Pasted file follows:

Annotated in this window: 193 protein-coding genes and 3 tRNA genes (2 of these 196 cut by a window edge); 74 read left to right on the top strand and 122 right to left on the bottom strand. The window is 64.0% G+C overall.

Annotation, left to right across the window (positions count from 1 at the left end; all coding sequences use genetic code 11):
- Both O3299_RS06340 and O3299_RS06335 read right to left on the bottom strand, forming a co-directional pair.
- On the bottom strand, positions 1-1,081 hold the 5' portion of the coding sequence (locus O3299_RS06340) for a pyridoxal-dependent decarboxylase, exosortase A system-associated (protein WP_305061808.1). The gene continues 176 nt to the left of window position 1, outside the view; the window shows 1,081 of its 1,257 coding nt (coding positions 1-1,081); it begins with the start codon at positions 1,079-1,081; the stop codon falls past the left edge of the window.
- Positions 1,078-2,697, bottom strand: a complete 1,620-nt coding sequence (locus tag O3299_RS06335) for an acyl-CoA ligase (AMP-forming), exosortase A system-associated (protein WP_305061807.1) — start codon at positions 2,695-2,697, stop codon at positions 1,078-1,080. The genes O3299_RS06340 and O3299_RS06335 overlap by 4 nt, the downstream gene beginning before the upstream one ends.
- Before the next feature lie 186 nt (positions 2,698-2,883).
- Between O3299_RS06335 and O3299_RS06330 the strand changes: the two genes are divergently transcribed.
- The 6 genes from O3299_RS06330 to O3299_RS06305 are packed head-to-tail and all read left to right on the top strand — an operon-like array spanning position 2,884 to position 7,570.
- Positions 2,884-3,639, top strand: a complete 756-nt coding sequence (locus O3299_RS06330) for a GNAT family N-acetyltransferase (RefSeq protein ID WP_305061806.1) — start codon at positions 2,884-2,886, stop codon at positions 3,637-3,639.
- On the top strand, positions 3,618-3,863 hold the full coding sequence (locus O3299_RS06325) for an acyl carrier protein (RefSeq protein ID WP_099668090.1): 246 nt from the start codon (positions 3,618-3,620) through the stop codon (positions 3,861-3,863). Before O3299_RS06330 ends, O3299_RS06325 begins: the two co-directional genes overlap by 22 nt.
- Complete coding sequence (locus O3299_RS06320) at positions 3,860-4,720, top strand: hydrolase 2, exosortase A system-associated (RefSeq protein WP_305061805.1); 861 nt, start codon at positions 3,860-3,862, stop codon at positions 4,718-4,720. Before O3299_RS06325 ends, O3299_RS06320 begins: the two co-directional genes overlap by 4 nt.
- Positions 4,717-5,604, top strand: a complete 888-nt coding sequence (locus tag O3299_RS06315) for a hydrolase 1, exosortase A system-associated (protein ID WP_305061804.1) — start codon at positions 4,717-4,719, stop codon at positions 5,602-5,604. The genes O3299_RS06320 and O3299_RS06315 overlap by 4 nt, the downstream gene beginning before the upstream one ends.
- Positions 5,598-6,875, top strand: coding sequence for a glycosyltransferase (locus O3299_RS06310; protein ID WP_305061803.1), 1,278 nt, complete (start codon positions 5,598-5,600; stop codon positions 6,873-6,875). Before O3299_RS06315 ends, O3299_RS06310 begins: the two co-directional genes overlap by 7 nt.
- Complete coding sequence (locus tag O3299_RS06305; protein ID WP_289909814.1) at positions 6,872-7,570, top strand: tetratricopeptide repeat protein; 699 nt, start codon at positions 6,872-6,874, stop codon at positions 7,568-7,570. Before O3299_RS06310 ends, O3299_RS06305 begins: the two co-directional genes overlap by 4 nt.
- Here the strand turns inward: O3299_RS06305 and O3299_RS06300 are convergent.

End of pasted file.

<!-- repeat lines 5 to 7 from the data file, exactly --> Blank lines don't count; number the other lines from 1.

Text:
- Positions 1,078-2,697, bottom strand: a complete 1,620-nt coding sequence (locus tag O3299_RS06335) for an acyl-CoA ligase (AMP-forming), exosortase A system-associated (protein WP_305061807.1) — start codon at positions 2,695-2,697, stop codon at positions 1,078-1,080. The genes O3299_RS06340 and O3299_RS06335 overlap by 4 nt, the downstream gene beginning before the upstream one ends.
- Before the next feature lie 186 nt (positions 2,698-2,883).
- Between O3299_RS06335 and O3299_RS06330 the strand changes: the two genes are divergently transcribed.